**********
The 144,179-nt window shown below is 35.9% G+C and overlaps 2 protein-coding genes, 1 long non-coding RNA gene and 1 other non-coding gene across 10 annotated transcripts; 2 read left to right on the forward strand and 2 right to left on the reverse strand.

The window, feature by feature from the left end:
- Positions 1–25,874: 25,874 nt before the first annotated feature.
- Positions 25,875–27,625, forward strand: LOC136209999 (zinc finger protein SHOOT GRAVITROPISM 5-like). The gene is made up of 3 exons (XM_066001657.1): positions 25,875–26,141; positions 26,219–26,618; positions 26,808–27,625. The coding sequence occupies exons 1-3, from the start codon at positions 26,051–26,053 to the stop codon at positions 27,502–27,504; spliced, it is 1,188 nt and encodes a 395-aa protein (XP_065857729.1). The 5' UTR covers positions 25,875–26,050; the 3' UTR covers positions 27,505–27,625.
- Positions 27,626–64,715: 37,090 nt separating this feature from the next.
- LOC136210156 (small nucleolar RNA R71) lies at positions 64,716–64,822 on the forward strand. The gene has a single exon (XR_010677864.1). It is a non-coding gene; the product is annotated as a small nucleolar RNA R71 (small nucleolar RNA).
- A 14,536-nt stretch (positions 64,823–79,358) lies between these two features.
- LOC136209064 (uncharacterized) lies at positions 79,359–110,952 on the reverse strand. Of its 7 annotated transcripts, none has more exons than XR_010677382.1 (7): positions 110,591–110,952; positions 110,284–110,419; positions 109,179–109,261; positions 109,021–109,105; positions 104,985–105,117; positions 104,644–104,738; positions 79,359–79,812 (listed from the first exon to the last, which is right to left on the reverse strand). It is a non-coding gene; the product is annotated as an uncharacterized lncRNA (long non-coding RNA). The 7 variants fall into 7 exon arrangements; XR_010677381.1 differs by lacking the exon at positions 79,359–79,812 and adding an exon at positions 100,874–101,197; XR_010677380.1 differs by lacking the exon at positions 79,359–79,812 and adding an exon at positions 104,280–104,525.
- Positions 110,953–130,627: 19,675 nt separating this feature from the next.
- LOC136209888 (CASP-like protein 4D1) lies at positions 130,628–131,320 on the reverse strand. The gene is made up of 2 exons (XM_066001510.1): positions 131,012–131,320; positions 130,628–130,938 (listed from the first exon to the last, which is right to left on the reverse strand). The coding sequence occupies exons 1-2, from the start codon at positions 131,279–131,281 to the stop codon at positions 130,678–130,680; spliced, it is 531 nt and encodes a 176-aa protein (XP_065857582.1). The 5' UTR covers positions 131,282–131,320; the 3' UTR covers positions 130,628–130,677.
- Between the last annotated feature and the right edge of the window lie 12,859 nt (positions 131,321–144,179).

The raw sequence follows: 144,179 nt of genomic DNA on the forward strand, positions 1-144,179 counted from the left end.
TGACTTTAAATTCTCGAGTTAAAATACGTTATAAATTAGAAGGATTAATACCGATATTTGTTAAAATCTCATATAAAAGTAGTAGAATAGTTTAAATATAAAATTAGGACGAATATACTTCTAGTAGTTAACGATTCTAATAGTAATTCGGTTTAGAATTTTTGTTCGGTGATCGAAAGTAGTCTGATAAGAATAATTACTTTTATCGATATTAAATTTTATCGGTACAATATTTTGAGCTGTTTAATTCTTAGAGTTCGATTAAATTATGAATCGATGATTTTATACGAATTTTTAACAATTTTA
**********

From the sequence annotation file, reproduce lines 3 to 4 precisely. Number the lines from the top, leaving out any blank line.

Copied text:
- Positions 1–25,874: 25,874 nt before the first annotated feature.
- Positions 25,875–27,625, forward strand: LOC136209999 (zinc finger protein SHOOT GRAVITROPISM 5-like). The gene is made up of 3 exons (XM_066001657.1): positions 25,875–26,141; positions 26,219–26,618; positions 26,808–27,625. The coding sequence occupies exons 1-3, from the start codon at positions 26,051–26,053 to the stop codon at positions 27,502–27,504; spliced, it is 1,188 nt and encodes a 395-aa protein (XP_065857729.1). The 5' UTR covers positions 25,875–26,050; the 3' UTR covers positions 27,505–27,625.